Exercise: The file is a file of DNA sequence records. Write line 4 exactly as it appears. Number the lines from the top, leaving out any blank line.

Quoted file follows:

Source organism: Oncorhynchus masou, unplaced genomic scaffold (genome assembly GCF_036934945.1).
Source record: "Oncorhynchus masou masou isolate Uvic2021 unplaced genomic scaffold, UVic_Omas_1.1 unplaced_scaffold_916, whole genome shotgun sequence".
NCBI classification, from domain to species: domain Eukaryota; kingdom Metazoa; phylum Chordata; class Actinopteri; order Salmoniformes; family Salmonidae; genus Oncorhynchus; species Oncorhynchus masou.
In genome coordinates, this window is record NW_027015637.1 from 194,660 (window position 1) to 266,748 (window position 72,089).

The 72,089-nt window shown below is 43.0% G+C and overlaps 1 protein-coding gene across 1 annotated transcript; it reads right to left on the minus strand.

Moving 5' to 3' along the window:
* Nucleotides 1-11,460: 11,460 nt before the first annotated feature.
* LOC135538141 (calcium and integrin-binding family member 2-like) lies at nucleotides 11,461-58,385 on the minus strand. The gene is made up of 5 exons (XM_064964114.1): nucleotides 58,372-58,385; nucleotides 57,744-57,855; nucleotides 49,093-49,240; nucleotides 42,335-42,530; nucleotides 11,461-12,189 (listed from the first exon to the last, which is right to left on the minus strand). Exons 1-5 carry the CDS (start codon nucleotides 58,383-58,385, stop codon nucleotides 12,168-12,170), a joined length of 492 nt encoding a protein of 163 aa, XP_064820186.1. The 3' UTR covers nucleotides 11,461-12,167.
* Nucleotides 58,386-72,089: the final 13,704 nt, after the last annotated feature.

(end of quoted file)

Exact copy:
In genome coordinates, this window is record NW_027015637.1 from 194,660 (window position 1) to 266,748 (window position 72,089).